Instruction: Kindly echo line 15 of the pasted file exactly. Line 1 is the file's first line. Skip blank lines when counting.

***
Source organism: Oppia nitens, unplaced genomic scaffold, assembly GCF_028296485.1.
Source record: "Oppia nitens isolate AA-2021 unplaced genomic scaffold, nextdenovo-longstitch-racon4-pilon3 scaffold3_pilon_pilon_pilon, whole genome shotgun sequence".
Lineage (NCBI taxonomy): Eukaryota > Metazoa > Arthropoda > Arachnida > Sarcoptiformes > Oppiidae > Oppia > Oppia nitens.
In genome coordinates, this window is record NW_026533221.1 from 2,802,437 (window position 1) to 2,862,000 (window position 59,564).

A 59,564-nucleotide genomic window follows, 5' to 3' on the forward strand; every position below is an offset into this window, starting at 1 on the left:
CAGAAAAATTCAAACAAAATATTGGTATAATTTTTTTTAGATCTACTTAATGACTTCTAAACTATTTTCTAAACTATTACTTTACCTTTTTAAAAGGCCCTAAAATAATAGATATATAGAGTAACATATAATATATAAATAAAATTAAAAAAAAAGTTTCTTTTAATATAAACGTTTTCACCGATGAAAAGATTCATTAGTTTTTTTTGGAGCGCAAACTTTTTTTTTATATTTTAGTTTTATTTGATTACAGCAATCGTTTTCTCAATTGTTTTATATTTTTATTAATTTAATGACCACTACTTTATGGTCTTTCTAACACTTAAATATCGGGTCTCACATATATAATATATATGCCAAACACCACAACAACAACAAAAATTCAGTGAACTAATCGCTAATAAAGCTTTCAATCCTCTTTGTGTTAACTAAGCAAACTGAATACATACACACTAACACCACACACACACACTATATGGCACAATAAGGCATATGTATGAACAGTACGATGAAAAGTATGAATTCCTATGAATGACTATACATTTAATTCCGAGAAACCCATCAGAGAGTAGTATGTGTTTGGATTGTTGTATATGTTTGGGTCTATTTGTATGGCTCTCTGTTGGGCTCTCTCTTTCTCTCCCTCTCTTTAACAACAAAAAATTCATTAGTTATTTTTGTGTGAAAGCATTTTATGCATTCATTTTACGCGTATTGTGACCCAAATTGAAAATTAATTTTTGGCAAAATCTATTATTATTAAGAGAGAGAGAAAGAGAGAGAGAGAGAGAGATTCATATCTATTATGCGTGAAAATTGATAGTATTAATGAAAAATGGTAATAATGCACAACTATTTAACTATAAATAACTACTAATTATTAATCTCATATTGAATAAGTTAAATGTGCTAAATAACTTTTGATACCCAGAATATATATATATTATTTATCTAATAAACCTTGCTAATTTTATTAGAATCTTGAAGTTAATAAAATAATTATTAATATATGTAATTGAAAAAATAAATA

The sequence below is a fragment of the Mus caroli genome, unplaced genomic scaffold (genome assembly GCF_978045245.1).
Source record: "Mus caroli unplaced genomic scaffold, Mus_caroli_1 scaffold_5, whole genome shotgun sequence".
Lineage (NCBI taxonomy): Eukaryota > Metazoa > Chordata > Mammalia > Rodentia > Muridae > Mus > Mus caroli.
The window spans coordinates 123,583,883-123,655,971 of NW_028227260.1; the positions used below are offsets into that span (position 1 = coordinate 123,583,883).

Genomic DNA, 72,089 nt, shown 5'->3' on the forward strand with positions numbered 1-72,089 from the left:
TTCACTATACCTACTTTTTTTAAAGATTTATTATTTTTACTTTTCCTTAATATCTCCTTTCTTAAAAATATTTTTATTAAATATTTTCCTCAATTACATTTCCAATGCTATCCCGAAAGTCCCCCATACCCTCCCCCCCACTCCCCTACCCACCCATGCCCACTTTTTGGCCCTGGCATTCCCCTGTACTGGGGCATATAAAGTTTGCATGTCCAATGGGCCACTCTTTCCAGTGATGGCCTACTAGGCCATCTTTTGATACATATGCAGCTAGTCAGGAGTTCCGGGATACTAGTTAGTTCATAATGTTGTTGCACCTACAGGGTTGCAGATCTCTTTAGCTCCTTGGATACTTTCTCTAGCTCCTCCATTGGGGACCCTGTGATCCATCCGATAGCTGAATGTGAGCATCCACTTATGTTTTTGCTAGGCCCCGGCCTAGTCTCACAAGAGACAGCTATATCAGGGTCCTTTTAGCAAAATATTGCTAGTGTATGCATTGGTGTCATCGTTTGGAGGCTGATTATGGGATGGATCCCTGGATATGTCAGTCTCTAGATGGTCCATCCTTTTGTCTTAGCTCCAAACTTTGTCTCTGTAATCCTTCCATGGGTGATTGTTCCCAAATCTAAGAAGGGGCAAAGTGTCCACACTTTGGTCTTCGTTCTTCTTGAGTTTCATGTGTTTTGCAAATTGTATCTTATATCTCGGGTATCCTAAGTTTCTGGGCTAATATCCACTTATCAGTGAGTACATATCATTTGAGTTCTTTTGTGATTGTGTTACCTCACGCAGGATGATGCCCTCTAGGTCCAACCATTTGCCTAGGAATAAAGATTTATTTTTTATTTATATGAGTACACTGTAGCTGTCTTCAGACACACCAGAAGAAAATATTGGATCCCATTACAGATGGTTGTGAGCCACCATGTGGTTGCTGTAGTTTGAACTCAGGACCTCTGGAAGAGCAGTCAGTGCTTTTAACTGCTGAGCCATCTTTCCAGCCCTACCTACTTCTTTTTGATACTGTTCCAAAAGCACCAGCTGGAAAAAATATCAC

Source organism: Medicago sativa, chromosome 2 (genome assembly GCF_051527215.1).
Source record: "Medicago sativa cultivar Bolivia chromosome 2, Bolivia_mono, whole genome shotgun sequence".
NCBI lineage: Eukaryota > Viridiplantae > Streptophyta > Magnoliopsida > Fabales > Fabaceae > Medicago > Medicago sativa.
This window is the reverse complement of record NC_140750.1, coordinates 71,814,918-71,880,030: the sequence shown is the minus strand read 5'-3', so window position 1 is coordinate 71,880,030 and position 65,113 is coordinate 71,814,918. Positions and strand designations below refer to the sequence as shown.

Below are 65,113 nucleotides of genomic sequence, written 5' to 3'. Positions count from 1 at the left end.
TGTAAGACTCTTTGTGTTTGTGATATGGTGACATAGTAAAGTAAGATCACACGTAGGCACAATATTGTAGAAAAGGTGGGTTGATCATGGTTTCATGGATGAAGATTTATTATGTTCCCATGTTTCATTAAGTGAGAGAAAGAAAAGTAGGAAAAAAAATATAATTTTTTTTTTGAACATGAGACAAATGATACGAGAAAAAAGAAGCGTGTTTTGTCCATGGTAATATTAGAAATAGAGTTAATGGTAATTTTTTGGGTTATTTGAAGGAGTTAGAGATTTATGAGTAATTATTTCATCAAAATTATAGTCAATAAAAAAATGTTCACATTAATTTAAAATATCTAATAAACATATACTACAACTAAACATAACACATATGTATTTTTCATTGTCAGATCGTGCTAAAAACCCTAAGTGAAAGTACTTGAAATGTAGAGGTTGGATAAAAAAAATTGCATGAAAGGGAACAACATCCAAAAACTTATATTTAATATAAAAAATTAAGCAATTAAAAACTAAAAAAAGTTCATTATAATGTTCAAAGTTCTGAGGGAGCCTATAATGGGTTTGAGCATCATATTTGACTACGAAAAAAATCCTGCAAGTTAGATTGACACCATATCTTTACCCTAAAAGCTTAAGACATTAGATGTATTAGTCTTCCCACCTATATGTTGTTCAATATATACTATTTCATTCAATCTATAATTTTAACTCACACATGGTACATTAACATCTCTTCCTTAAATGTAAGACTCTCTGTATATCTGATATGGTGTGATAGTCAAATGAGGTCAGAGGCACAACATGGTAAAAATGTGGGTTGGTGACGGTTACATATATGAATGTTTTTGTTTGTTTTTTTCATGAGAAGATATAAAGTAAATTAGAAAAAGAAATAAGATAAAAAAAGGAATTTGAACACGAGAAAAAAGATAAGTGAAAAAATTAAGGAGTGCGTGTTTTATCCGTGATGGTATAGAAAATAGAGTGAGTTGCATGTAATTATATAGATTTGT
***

NCBI lineage: Eukaryota > Viridiplantae > Streptophyta > Magnoliopsida > Fabales > Fabaceae > Medicago > Medicago sativa.